Examples of Conceit in Literature

Go beyond allegory and alliteration in your poetry. Try using metaphors in a new and exciting way by creating a conceit. Commonly used in 14th to 17th century literature, this literary device uses drastic comparison to make powerful metaphors. Find out how famous writers like John Donne and William Shakespeare used conceit to really bring their writing to life.

Examples of Conceit in Literature Examples of Conceit in Literature
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What Is a Conceit?

Much like a builder with a hammer, writers use different tools to set the tone or mood of a piece. A conceit is one such device. Popular in Renaissance literature, a conceit is a cross between a metaphor or a simile. Like a metaphor, a conceit makes a comparison, but the objects are very dissimilar. This ingenious wordplay could make you think about something in a new way.

Function of Conceit in Literature

Conceits usually demand your attention because the comparison seems so farfetched. For example, "A broken heart is like a damaged clock."

The difference between a broken heart and a damaged clock is unconventional, but once you think about it, you can see the connection. Both a broken clock and a broken heart seem to stop, but both can be mended with time.

Historically, conceits are unique because they weren't just one line or phrase but rather a whole poem or section of a work. These literary devices come in two types: a Petrarchan and metaphysical conceit.

Examples of Petrarchan Conceits

Named after the Italian poet Petrarch, a Petrarchan conceit is typically found in poems about lamented love, common in Renaissance writing.

In these works of art, the writer uses an unlikely connection between a natural element and a lover. For example, "Roses danced in the apples of her cheeks" or, "Her eyes shined brighter than the moon." Petrarchan conceits show you the beauty and grace of their love through magnanimous comparisons. Explore these advanced metaphors used in poems.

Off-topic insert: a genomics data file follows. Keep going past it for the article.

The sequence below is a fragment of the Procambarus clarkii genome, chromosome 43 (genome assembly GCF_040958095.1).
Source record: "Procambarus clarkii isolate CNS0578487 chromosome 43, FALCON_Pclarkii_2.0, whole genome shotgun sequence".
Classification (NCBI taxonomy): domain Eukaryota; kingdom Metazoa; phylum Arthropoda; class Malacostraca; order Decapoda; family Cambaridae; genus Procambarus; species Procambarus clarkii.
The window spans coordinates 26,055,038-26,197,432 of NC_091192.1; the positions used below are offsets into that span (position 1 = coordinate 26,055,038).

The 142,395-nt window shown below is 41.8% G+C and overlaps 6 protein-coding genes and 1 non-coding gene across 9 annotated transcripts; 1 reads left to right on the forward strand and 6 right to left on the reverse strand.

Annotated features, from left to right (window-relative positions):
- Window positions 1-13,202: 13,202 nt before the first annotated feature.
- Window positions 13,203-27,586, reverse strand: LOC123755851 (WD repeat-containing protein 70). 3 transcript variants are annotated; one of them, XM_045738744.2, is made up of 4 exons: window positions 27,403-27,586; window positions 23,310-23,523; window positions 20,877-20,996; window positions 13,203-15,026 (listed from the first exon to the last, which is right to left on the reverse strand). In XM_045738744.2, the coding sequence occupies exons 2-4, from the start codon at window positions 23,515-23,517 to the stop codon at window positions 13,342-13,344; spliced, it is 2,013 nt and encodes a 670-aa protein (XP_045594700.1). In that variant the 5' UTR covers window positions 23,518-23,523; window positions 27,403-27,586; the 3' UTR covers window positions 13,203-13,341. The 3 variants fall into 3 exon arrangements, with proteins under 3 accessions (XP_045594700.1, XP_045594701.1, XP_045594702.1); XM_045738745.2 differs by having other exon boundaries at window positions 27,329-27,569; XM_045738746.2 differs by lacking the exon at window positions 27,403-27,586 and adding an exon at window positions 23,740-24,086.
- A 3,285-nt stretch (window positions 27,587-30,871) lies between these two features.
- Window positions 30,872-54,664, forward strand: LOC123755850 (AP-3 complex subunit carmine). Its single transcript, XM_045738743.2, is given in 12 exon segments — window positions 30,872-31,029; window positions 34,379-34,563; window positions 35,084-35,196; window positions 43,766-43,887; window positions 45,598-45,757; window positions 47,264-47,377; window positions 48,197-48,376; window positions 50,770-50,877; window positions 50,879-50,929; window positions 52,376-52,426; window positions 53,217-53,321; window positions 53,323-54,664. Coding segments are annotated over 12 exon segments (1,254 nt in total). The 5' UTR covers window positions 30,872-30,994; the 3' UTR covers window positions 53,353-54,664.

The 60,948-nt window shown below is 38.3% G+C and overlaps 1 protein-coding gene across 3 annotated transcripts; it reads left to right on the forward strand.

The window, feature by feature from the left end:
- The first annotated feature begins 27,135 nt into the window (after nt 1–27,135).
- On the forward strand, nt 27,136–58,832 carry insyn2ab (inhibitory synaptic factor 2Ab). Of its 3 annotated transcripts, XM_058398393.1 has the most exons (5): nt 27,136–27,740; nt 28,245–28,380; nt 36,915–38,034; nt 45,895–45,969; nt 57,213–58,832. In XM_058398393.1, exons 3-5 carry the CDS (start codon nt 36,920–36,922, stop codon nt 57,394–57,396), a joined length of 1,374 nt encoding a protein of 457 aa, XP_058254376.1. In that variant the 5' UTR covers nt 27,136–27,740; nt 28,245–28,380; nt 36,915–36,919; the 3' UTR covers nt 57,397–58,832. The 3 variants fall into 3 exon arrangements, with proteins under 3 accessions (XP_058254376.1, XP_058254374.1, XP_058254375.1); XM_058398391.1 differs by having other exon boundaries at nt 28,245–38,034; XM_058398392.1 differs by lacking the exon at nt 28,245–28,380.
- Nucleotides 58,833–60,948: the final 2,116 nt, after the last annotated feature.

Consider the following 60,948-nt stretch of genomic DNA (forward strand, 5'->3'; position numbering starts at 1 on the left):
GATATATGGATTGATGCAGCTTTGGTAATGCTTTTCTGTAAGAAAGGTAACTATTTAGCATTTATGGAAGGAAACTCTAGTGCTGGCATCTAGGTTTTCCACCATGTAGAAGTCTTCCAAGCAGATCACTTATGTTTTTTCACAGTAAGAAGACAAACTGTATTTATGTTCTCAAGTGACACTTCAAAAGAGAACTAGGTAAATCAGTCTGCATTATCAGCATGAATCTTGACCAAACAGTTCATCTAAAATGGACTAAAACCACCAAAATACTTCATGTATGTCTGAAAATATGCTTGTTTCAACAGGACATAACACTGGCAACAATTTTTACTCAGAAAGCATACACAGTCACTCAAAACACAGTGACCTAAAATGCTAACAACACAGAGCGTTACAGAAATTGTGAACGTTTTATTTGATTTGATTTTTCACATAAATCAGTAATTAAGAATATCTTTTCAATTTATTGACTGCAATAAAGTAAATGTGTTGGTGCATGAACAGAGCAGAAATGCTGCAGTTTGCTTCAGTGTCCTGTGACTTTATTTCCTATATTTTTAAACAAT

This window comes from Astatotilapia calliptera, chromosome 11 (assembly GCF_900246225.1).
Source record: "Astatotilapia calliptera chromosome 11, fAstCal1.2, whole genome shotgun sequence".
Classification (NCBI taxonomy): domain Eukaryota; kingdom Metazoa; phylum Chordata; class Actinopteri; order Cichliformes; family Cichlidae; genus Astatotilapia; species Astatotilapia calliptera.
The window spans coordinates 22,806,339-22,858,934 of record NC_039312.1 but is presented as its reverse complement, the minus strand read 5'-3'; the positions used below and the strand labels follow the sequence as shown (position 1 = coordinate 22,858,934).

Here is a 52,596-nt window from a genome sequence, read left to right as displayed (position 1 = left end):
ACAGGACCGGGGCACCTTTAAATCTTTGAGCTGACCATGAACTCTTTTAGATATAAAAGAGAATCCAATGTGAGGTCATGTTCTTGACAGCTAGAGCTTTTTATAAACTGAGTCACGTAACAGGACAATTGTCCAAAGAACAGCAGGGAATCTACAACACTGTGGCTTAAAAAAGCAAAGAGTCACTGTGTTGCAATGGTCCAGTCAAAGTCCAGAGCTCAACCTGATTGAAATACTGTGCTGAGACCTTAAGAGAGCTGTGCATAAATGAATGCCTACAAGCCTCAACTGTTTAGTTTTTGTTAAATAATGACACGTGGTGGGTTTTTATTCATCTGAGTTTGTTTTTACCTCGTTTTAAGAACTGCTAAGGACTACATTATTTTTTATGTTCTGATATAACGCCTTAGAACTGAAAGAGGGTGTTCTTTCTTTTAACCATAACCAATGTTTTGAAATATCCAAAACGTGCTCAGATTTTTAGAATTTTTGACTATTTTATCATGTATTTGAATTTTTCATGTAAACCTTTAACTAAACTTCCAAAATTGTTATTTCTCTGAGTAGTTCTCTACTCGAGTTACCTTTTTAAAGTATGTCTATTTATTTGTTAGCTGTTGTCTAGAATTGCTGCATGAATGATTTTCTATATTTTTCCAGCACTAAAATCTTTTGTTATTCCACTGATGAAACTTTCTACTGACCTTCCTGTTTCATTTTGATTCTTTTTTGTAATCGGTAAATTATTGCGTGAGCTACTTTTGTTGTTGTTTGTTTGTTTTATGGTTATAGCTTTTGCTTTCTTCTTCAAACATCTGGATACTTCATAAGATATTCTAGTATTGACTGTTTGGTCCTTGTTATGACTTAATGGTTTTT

Epithalamion by Edmund Spenser

Her goodly eyes like sapphires shining bright,

Her forehead ivory white

Her cheeks like apples which the sun hath rudded,

Her lips like cherries charming men to bite

In "Epithalamion," it is easy to see how the conceit was used to discuss features of his love. Not only were her eyes compared to sapphires but her skin to ivory, her cheeks to apples and her lips to cherries. In addition to showcasing her beauty, Spenser is making his love appear succulent and mouth-watering as well.

Sonnet 130 by William Shakespeare

My mistress' eyes are nothing like the sun;

Coral is far more red than her lips' red;

If snow be white, why then her breasts are dun;

If hairs be wires, black wires grow on her head.

I have seen roses damasked, red and white,

But no such roses see I in her cheeks;

In "Sonnet 130," Shakespeare mocks poetry conceits that were getting a little out of hand at the time. The comparison of his lover is definitely not to her advantage. Rather than saying, "My mistress' eyes are like the sun," Shakespeare takes the opposite stance on the cliché saying they are "nothing like the sun."

Not only does he make his lover sound downright haggard, but he pokes fun at conceits that were getting overused and overblown. Shakespeare's mockery was so effective, it's still laughable to this day.

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Examples of Metaphysical Conceits